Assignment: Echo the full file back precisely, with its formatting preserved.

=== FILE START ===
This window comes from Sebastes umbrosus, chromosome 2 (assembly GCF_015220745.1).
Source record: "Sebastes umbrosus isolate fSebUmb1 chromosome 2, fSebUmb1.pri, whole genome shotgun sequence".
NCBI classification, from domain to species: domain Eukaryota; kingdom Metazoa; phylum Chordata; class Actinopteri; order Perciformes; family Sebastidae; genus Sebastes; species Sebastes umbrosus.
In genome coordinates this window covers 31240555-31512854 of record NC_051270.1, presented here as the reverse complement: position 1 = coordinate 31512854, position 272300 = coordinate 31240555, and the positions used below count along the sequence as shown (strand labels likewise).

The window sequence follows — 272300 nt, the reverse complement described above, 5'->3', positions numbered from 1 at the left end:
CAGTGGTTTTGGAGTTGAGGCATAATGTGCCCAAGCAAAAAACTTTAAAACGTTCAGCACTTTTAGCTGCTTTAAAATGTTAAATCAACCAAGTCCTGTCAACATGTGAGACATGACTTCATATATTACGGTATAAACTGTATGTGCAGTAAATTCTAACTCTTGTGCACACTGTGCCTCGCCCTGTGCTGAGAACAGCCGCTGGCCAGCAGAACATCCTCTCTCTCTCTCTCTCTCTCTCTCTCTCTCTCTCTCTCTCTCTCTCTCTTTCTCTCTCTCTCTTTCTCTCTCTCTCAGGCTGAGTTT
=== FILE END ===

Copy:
This window comes from Sebastes umbrosus, chromosome 2 (assembly GCF_015220745.1).
Source record: "Sebastes umbrosus isolate fSebUmb1 chromosome 2, fSebUmb1.pri, whole genome shotgun sequence".
NCBI classification, from domain to species: domain Eukaryota; kingdom Metazoa; phylum Chordata; class Actinopteri; order Perciformes; family Sebastidae; genus Sebastes; species Sebastes umbrosus.
In genome coordinates this window covers 31240555-31512854 of record NC_051270.1, presented here as the reverse complement: position 1 = coordinate 31512854, position 272300 = coordinate 31240555, and the positions used below count along the sequence as shown (strand labels likewise).

The window sequence follows — 272300 nt, the reverse complement described above, 5'->3', positions numbered from 1 at the left end:
CAGTGGTTTTGGAGTTGAGGCATAATGTGCCCAAGCAAAAAACTTTAAAACGTTCAGCACTTTTAGCTGCTTTAAAATGTTAAATCAACCAAGTCCTGTCAACATGTGAGACATGACTTCATATATTACGGTATAAACTGTATGTGCAGTAAATTCTAACTCTTGTGCACACTGTGCCTCGCCCTGTGCTGAGAACAGCCGCTGGCCAGCAGAACATCCTCTCTCTCTCTCTCTCTCTCTCTCTCTCTCTCTCTCTCTCTCTCTCTCTTTCTCTCTCTCTCTTTCTCTCTCTCTCAGGCTGAGTTT